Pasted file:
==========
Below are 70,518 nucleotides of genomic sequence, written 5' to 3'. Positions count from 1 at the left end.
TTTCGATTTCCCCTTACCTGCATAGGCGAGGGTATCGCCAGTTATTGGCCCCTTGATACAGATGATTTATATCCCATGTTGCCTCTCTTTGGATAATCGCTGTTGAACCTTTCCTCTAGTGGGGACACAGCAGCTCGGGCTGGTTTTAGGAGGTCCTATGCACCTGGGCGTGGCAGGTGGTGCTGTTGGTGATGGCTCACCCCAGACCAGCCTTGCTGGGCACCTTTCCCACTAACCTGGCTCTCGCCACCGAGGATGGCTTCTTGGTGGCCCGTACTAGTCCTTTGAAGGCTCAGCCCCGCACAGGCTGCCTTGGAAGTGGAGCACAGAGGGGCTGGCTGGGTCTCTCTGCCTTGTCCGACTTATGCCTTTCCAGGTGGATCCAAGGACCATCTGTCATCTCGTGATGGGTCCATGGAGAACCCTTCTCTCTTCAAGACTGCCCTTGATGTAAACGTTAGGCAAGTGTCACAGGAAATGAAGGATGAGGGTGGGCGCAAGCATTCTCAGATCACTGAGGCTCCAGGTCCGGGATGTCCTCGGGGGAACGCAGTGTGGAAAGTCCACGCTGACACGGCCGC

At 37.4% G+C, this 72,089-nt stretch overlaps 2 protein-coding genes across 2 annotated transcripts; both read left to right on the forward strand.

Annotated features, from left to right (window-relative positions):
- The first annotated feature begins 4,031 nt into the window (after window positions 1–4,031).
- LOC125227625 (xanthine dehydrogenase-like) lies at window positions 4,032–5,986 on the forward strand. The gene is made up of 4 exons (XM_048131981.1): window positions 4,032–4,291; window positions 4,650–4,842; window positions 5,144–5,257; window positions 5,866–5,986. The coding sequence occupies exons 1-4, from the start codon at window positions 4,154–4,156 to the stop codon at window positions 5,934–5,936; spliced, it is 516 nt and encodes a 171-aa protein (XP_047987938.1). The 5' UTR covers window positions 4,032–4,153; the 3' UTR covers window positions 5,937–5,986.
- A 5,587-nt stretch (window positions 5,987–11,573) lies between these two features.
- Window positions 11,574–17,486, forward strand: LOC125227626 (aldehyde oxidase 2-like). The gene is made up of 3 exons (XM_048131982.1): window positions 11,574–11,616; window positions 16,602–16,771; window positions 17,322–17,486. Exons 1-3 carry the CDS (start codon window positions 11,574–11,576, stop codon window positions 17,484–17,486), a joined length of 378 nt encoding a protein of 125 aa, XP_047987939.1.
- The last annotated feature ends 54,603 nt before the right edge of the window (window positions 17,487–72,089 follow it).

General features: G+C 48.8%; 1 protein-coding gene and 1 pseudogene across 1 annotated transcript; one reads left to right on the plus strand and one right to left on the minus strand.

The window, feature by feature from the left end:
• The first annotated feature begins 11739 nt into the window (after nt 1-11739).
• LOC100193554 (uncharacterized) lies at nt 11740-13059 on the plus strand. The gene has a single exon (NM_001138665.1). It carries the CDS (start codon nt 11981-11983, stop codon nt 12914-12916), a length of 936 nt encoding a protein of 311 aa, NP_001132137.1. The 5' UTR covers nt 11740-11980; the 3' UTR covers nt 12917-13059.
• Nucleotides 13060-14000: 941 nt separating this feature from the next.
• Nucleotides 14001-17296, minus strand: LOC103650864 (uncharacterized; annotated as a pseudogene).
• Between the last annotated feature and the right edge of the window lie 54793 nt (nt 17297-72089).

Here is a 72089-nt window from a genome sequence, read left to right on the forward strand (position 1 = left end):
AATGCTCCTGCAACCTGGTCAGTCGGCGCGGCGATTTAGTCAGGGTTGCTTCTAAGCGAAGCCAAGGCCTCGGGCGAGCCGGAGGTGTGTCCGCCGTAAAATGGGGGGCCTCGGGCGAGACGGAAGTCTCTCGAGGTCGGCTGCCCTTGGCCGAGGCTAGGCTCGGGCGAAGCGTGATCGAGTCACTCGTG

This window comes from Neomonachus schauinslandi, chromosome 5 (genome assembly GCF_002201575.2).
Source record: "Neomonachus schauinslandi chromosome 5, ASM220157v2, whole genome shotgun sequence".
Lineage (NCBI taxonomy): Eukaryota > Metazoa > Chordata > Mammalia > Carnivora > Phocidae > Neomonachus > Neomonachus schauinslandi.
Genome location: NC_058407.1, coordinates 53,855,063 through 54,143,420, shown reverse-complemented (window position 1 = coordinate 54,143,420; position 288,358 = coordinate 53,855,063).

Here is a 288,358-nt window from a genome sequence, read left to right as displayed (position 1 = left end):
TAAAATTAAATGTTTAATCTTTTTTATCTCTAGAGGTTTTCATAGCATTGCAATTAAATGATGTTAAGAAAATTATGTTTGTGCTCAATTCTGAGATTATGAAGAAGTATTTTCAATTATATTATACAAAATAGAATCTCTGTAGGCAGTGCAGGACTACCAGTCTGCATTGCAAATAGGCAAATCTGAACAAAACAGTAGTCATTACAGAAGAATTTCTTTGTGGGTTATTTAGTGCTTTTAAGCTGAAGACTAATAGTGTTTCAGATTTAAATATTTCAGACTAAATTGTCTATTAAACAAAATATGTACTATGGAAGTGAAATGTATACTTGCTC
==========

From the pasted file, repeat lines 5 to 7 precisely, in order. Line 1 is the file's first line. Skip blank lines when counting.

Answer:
- The first annotated feature begins 4,031 nt into the window (after window positions 1–4,031).
- LOC125227625 (xanthine dehydrogenase-like) lies at window positions 4,032–5,986 on the forward strand. The gene is made up of 4 exons (XM_048131981.1): window positions 4,032–4,291; window positions 4,650–4,842; window positions 5,144–5,257; window positions 5,866–5,986. The coding sequence occupies exons 1-4, from the start codon at window positions 4,154–4,156 to the stop codon at window positions 5,934–5,936; spliced, it is 516 nt and encodes a 171-aa protein (XP_047987938.1). The 5' UTR covers window positions 4,032–4,153; the 3' UTR covers window positions 5,937–5,986.
- A 5,587-nt stretch (window positions 5,987–11,573) lies between these two features.